Assessing Economic Resources in Retirement: The Role of Irregular Withdrawals from Tax-Advantaged Retirement Accounts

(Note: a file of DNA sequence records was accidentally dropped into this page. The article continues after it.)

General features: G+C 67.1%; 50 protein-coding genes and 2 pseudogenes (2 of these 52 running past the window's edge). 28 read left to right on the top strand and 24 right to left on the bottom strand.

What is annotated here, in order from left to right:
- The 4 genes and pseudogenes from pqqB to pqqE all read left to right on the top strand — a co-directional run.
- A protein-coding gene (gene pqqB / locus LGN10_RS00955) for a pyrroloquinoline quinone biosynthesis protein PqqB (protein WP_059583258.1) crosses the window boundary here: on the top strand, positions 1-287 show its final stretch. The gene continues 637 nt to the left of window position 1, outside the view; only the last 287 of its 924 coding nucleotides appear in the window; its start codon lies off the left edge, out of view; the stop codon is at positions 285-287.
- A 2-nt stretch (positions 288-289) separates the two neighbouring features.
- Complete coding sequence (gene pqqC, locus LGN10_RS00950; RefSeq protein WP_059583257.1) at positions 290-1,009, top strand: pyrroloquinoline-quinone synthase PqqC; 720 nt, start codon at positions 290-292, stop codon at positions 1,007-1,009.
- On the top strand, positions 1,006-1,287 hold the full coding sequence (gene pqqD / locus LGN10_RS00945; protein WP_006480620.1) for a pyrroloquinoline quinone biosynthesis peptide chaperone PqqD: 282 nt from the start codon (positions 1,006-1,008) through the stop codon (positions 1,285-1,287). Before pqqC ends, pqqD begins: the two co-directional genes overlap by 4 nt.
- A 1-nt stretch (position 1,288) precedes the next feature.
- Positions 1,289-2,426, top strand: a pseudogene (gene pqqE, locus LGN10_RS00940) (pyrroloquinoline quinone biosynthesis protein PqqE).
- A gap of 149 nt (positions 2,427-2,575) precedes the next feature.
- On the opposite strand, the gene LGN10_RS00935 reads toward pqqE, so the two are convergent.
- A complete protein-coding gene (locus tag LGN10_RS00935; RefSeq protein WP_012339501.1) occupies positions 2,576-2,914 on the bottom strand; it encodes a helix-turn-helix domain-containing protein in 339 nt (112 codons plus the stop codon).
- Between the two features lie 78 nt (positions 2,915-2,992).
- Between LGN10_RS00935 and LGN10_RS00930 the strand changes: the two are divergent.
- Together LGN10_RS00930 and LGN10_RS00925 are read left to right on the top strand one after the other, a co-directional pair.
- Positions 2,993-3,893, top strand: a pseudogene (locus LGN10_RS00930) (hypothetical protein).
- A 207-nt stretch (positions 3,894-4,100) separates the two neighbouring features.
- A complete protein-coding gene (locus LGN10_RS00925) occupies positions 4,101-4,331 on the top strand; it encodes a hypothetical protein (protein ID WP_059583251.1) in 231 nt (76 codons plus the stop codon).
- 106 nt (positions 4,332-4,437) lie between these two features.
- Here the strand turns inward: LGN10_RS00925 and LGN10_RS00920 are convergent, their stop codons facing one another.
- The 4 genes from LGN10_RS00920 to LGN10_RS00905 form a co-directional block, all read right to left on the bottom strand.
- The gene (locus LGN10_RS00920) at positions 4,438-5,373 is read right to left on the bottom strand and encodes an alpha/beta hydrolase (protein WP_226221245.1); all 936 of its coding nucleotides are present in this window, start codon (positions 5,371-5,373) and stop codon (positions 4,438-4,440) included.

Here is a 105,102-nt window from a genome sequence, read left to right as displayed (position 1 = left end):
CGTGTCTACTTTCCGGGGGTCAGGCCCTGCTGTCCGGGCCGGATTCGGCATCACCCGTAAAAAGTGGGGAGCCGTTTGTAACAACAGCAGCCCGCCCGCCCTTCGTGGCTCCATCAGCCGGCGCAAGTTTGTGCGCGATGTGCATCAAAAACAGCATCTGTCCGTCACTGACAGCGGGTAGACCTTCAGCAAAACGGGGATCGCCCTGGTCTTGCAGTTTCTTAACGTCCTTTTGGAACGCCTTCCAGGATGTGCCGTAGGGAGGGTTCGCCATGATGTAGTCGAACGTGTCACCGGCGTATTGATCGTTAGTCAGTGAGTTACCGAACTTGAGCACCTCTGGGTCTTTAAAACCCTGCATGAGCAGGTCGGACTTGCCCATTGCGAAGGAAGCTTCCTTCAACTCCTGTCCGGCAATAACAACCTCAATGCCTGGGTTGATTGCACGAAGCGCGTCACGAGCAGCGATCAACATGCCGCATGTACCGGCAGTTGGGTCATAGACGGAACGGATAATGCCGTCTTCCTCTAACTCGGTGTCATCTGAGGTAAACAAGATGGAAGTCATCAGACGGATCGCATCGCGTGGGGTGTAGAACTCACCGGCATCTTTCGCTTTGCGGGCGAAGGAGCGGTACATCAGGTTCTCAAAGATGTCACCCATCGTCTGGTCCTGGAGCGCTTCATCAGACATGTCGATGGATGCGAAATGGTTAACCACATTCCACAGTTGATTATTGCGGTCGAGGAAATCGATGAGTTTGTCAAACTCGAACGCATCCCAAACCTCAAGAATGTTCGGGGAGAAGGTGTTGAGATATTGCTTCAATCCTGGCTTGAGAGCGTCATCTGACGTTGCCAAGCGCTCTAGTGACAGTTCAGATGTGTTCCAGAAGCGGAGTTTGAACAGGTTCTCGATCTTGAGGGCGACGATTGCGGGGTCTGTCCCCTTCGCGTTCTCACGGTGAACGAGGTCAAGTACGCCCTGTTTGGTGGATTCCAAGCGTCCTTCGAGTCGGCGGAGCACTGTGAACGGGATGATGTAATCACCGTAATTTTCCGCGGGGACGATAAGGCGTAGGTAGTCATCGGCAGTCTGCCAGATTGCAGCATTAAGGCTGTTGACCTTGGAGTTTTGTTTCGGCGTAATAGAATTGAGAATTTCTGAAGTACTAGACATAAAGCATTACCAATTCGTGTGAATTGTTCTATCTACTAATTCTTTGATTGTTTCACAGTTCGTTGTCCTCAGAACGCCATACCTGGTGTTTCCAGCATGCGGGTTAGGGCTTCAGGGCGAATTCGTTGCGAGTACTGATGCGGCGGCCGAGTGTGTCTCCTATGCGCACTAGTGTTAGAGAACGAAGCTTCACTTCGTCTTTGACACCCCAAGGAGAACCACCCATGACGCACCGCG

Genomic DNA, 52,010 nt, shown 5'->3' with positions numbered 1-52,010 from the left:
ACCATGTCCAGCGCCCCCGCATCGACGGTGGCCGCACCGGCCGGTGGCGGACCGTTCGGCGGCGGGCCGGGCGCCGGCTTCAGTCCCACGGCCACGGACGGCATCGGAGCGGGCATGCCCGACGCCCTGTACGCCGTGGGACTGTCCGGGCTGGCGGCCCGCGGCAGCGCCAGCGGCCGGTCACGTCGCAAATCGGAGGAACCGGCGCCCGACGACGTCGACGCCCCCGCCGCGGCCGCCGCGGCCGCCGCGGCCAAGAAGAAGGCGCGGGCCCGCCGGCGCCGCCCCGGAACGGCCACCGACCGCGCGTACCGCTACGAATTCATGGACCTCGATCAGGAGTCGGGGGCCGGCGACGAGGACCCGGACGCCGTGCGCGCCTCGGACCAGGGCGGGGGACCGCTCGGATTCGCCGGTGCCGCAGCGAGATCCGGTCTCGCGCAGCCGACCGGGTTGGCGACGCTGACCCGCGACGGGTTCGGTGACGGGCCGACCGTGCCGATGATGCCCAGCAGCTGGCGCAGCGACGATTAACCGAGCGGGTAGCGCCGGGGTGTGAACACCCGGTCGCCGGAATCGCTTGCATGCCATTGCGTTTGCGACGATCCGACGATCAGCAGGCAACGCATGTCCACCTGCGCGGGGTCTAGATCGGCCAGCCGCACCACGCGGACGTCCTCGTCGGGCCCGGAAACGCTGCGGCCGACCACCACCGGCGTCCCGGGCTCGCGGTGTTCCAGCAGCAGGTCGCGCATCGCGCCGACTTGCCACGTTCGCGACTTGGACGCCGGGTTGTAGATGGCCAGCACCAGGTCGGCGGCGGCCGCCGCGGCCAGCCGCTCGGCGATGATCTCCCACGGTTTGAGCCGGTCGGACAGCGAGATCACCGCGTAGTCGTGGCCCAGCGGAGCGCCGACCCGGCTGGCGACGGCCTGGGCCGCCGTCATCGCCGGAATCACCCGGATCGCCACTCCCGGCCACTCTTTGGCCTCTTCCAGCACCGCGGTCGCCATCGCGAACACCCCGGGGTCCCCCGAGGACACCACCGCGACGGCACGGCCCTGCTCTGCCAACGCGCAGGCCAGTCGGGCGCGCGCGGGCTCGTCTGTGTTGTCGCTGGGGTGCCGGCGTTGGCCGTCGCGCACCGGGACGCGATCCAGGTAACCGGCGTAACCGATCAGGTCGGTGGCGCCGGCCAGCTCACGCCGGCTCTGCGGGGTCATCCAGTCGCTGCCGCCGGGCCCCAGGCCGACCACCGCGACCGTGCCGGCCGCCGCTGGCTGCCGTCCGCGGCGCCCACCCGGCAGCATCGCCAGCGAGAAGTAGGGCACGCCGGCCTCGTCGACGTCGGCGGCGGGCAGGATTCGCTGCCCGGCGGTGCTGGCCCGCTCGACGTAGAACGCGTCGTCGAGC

Irregular withdrawals from IRAs and DC pensions are not included in standard measures of household income in the CPS or Health and Retirement Study. Yet, among retirees such withdrawals can supplement regular retirement income to finance consumption. It has been difficult to assess their importance, because of lack of informative survey data. In 2012 the HRS restructured the way it collects information about pensions, improving the measurement of irregular withdrawals from pension accounts. We analyzed HRS 2014 data and found that irregular withdrawals from pensions and IRAs totaled $2,049 for singles and $6,663 for couples averaged over everyone age 55 and older. These irregular withdrawals amount to about 5 percent of income for singles and 10 percent of income for married households. Irregular withdrawals are highest among those in the highest wealth quartile and those in the highest education group, reflecting the higher prevalence of pensions in high-paying jobs that are predominantly held by those with high education. Because of the greater frequency of IRA and pension withdrawals towards high SES individuals, accounting for them has little impact on estimates of the poverty rate.